Filters were mentioned earlier as a reason for slow compiling of queries, they are also guilty of impacting query executions, so I felt it was a good idea to squeeze a reminder into this section of what to avoid and what to use.
• Avoid Quick drop-down filters and “Relevant only” filters
• Use Action Filters and parameters
Unused fields & Sheets
During the build and validation process we are constantly testing and making changes. This, of course, often leads to multiple versions of the same calculation. We’ve all seen those “copy of copy” fields, or the “Sales_new”, “Sales_NEW” and so they go on.
Performance aside these can get extremely confusing when you come back to your workbook in a few months’ time to make adjustments. Once your dashboard is complete, make sure you delete all unnecessary calculations.
Hide all unused fields before you create and publish your data source extract, this will reduce the width and thus volume of your dataset, meaning less work is required for each query.
Also remember to delete any unnecessary and test sheets from your workbook before publishing. Only keep what you need. And another side note, make sure you name your sheets and dashboards appropriately, you don’t want to come back to sheets 1 through 20 in a few months’ time, or even worse to “Sales”, “Sales (2)”, “Sales (3)” when “Sales (3)” has stock values on it.
Avoid using “automatic size” for your dashboard. The report will have to adjust to the varying resolution of the user which negatively impacts its performance
Grand Totals and Sub Totals
The generation of totals slows dashboard performance, however most of the time they are a necessary requirement.
A performance enhancing workaround is to duplicate your sheet, remove the dimension from the column or row so you are only showing your total values.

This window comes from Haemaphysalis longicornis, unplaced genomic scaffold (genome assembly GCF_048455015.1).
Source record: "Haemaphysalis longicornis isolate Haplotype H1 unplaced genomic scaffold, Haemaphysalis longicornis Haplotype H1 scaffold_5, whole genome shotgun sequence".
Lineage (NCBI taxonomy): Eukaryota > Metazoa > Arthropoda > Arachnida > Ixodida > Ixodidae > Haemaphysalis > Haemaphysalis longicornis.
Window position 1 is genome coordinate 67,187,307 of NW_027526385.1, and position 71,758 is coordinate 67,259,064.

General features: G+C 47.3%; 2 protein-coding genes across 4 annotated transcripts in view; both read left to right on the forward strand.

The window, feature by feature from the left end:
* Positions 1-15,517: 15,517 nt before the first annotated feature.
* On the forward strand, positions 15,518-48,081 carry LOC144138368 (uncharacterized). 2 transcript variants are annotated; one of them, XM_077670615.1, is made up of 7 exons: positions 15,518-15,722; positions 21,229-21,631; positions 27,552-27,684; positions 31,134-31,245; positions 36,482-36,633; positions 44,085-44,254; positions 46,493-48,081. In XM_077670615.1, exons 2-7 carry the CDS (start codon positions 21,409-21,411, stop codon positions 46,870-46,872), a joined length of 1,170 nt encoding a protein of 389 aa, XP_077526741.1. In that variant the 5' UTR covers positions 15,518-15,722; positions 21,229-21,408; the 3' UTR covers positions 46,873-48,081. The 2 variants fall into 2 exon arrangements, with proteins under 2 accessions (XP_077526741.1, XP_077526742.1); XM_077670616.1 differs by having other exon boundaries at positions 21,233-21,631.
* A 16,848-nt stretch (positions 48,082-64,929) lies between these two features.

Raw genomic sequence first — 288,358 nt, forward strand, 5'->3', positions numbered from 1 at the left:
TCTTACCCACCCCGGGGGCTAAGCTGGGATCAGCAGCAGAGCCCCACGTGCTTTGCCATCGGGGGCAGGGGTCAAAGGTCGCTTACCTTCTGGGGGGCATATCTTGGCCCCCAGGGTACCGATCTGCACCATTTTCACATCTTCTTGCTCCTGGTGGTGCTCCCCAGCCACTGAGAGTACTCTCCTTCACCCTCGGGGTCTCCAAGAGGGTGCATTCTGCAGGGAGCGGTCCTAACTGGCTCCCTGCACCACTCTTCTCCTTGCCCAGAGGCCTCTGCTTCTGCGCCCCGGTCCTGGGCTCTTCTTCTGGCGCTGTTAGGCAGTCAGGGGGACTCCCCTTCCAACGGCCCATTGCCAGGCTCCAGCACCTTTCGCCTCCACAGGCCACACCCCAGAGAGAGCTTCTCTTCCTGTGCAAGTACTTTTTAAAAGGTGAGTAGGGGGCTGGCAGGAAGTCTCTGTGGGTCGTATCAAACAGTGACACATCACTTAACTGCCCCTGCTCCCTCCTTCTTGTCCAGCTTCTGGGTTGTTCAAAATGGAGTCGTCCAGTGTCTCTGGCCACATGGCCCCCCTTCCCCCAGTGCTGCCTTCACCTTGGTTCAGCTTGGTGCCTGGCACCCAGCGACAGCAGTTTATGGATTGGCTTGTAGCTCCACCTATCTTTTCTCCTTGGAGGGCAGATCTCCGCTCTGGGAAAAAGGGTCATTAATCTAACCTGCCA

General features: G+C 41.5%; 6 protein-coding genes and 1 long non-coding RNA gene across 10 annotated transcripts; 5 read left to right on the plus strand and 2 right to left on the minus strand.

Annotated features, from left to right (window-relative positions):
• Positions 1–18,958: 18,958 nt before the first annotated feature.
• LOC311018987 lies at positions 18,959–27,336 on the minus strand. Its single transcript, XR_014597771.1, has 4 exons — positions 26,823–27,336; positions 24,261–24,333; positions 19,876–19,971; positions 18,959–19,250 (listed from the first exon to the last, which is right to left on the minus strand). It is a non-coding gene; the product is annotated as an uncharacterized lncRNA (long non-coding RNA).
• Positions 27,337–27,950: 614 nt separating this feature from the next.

Add a text field with the text “total”, add the sheet next to or below the crosstab table sheet as required and set your padding to zero to give the impression of it being all one sheet.
Avoid blends and cross data source calculations where possible. Consider doing the work in the underlying data source to create the data set you require or use relationships to build data sets from multiple sources tables wherever possible.
In conclusion, remember that the purpose of any reports or dashboards that we build is to answer a question through the visualization of data. We need to do this in a way that provides the user the required information in a format that is easy to understand and absorb, thus allowing them to make faster and more insightful decisions.
Dashboards that are too busy and overcomplicated tend to be slow, cumbersome, and difficult to navigate, this is the opposite of the goal we are trying to achieve.
Always keep the required outcome in mind and make use of Tableau’s best practises to achieve that in the most efficient user-friendly way.
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Rene van Breukelen